All the well-known formulae of the pandits, jarphari, turphari, etc.
and all the obscene rites for the queen commanded in Aswamedha,
these were invented by buffoons, and so all the various kinds of presents to the priests,
while the eating of flesh was similarly commanded by night-prowling demons.
The Carvakas mocked religious ceremonies, calling them inventions of the Brahmins to ensure their own livelihood. The authors of the Vedas were “buffoons, knaves, and demons.” Those who make ritual offerings of food to the dead, why do they not feed the hungry around them?
The Agnihotra, the three Vedas, the ascetic’s three staves, and smearing oneself with ashes, these are but means of livelihood for those who have no manliness nor sences Like the other two heterodox schools, Jainism and Buddhism, they criticized the caste system and stood opposed to the ritual sacrifice of animals. When the Brahmins defended the latter by claiming that the sacrificed beast goes straight to Swarga Loka (an interim heaven before rebirth), the Carvakas asked why the Brahmans did not kill their aged parents to hasten their arrival in Swarga Loka. “If he who departs from the body goes to another world,” they asked, “how is it that he comes not back again, restless for love of his kindred?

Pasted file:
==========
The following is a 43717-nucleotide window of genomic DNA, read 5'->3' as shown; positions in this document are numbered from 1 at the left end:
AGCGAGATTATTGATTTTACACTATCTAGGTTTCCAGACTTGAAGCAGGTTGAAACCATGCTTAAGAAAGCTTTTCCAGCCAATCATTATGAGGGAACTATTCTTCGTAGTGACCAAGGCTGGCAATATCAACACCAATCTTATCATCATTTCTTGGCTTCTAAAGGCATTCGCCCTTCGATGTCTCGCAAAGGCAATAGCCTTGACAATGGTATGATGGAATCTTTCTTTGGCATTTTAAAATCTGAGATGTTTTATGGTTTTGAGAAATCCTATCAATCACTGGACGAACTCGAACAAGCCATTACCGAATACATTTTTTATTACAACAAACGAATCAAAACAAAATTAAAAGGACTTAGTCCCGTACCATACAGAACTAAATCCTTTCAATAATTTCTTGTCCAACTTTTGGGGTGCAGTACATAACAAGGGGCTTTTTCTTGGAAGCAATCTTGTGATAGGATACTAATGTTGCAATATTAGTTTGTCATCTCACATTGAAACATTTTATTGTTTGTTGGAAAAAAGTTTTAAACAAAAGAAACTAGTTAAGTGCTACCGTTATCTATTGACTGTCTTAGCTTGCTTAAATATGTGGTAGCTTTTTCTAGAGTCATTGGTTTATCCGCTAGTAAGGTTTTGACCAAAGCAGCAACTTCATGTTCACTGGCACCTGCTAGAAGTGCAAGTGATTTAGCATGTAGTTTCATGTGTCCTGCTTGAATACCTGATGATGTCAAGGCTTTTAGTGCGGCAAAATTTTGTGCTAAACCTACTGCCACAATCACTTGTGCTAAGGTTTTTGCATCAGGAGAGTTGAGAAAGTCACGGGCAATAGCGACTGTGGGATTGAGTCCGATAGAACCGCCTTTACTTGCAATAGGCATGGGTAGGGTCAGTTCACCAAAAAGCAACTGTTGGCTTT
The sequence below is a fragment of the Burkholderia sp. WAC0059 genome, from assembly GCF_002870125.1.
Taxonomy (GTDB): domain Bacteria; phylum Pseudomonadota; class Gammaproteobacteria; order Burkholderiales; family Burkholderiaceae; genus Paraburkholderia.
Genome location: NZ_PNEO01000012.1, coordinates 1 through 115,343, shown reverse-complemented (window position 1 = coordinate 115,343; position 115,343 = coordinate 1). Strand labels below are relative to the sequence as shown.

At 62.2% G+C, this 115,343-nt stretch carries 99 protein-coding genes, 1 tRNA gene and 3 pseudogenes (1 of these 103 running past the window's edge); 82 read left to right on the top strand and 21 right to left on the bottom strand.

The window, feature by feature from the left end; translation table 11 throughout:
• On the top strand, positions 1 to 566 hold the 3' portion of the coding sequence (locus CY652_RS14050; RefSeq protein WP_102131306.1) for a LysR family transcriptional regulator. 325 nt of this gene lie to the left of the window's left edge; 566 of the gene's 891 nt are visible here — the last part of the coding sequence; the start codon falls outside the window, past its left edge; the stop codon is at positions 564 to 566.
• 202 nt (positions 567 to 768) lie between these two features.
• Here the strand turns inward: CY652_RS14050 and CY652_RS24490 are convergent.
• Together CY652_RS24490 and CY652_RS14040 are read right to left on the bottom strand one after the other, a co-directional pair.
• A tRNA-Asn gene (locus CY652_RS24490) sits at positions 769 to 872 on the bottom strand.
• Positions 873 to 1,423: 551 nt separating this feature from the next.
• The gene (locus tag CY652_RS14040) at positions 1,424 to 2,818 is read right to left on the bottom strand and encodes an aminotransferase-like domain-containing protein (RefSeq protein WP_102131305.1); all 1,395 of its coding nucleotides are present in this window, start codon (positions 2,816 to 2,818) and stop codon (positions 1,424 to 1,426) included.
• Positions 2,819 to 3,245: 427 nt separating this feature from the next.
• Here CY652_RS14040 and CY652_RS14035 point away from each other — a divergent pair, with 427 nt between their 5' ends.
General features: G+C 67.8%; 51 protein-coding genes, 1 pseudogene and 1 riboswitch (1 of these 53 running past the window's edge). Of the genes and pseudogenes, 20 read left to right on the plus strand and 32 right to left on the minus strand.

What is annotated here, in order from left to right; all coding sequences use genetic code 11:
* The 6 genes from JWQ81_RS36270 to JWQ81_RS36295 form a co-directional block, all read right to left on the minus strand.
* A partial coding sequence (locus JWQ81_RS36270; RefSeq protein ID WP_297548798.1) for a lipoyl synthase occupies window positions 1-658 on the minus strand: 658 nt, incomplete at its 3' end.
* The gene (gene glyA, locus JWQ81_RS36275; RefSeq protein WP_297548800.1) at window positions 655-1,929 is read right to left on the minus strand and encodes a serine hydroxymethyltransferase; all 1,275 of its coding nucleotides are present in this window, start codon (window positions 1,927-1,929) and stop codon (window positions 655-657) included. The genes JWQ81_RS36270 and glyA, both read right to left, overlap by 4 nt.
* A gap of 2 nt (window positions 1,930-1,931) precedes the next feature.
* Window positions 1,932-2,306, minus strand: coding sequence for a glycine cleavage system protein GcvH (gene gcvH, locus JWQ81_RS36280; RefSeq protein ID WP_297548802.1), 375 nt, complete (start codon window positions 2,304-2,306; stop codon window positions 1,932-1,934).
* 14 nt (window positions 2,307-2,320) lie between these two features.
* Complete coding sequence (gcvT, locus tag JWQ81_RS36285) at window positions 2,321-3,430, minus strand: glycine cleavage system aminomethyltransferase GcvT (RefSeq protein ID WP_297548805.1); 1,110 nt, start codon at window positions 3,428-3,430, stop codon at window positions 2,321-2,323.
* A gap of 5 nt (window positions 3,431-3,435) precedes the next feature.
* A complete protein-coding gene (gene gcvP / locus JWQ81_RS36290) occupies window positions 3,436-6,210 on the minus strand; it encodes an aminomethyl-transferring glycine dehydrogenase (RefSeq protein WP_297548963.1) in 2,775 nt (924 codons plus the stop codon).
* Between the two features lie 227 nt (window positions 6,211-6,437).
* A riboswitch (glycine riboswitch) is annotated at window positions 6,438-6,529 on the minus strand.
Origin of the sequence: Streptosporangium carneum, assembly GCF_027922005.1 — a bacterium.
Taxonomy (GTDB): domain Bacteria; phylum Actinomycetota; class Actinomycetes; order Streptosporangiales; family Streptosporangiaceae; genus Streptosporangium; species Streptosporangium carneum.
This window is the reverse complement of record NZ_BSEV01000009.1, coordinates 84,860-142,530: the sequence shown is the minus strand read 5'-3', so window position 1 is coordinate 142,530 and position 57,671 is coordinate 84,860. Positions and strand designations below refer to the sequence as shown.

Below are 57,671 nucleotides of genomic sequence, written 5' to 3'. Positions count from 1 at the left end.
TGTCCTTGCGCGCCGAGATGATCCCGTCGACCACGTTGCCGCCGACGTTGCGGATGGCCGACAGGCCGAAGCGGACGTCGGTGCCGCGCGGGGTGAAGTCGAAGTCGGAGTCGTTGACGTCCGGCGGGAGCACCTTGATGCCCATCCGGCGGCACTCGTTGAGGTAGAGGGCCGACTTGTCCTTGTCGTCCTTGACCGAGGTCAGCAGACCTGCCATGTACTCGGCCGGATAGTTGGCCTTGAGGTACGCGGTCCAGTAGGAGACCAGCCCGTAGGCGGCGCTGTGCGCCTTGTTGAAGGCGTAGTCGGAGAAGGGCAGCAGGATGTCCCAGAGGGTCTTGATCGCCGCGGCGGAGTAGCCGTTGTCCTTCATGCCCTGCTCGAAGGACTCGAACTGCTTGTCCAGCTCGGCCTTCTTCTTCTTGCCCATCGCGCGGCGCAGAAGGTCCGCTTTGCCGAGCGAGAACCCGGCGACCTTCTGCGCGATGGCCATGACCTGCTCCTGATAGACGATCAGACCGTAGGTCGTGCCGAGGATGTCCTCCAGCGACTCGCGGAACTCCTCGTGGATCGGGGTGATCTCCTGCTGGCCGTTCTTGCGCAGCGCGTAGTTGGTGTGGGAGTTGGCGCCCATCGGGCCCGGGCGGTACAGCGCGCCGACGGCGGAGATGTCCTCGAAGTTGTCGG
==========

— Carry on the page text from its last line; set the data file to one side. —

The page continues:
If a beast slain in the Jyothishtoma rite will itself go to heaven,
why then does not the sacrificer forthwith offer his own father?
If the Sraddha produces gratification to beings that are dead,
then why not give food down below to those who are standing on the house-top?
Dharmakirti, a 7th century philosopher deeply influenced by carvaka philosophywrote in Pramanvartik. Believing that the Veda are standard (holy or divine), believing in a Creator for the world,Bathing in holy waters for gaining punya, having pride (vanity) about one’s caste,Performing penance to absolve sins,Are the five symptoms of having lost ones sanity.
Carvakas thought also appears in the Ramayana. In the epic, Rama is not the god that he later became, but an epic-hero, who, as Sen. Notes, has “many good qualities and some weaknesses, including a tendency to harbor suspicions about his wife Sita’s faithfulness.” In the epic, a pundit named Jabali “not only does not treat Rama as God, he calls his actions ‘foolish’ (‘especially for’, as Jabali puts it, ‘an intelligent and wise man’)”. Echoing Carvakas doctrine, Jabali even asserts that “there is no after-world, nor any religious practice for attaining that … the injunctions about the worship of gods, sacrifice, gifts and penance have …